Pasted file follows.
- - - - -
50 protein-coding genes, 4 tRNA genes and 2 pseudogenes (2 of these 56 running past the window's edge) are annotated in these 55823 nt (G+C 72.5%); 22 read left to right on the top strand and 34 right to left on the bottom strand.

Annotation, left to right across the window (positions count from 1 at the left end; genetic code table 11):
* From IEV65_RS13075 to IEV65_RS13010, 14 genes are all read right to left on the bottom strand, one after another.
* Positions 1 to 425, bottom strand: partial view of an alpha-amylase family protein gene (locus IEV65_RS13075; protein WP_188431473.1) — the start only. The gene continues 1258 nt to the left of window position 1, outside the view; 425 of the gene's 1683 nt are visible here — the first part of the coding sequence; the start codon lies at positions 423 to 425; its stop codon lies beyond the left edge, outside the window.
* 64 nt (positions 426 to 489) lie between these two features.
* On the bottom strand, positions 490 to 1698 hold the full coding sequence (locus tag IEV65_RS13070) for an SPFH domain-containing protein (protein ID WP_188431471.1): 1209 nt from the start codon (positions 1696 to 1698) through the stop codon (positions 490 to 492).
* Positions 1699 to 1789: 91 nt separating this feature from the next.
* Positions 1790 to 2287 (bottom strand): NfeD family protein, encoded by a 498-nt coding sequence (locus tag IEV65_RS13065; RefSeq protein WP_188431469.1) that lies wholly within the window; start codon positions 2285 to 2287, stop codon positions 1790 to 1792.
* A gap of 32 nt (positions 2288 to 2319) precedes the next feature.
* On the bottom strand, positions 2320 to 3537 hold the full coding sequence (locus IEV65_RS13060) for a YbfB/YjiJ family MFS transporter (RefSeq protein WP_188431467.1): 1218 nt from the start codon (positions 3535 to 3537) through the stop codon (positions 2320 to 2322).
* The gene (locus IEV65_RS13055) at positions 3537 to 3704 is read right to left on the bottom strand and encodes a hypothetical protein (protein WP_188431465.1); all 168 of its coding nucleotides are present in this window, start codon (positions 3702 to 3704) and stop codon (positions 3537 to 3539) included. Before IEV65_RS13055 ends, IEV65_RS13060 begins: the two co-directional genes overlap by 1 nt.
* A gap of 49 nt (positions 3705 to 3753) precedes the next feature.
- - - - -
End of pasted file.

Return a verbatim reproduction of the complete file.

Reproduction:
50 protein-coding genes, 4 tRNA genes and 2 pseudogenes (2 of these 56 running past the window's edge) are annotated in these 55823 nt (G+C 72.5%); 22 read left to right on the top strand and 34 right to left on the bottom strand.

Annotation, left to right across the window (positions count from 1 at the left end; genetic code table 11):
* From IEV65_RS13075 to IEV65_RS13010, 14 genes are all read right to left on the bottom strand, one after another.
* Positions 1 to 425, bottom strand: partial view of an alpha-amylase family protein gene (locus IEV65_RS13075; protein WP_188431473.1) — the start only. The gene continues 1258 nt to the left of window position 1, outside the view; 425 of the gene's 1683 nt are visible here — the first part of the coding sequence; the start codon lies at positions 423 to 425; its stop codon lies beyond the left edge, outside the window.
* 64 nt (positions 426 to 489) lie between these two features.
* On the bottom strand, positions 490 to 1698 hold the full coding sequence (locus tag IEV65_RS13070) for an SPFH domain-containing protein (protein ID WP_188431471.1): 1209 nt from the start codon (positions 1696 to 1698) through the stop codon (positions 490 to 492).
* Positions 1699 to 1789: 91 nt separating this feature from the next.
* Positions 1790 to 2287 (bottom strand): NfeD family protein, encoded by a 498-nt coding sequence (locus tag IEV65_RS13065; RefSeq protein WP_188431469.1) that lies wholly within the window; start codon positions 2285 to 2287, stop codon positions 1790 to 1792.
* A gap of 32 nt (positions 2288 to 2319) precedes the next feature.
* On the bottom strand, positions 2320 to 3537 hold the full coding sequence (locus IEV65_RS13060) for a YbfB/YjiJ family MFS transporter (RefSeq protein WP_188431467.1): 1218 nt from the start codon (positions 3535 to 3537) through the stop codon (positions 2320 to 2322).
* The gene (locus IEV65_RS13055) at positions 3537 to 3704 is read right to left on the bottom strand and encodes a hypothetical protein (protein WP_188431465.1); all 168 of its coding nucleotides are present in this window, start codon (positions 3702 to 3704) and stop codon (positions 3537 to 3539) included. Before IEV65_RS13055 ends, IEV65_RS13060 begins: the two co-directional genes overlap by 1 nt.
* A gap of 49 nt (positions 3705 to 3753) precedes the next feature.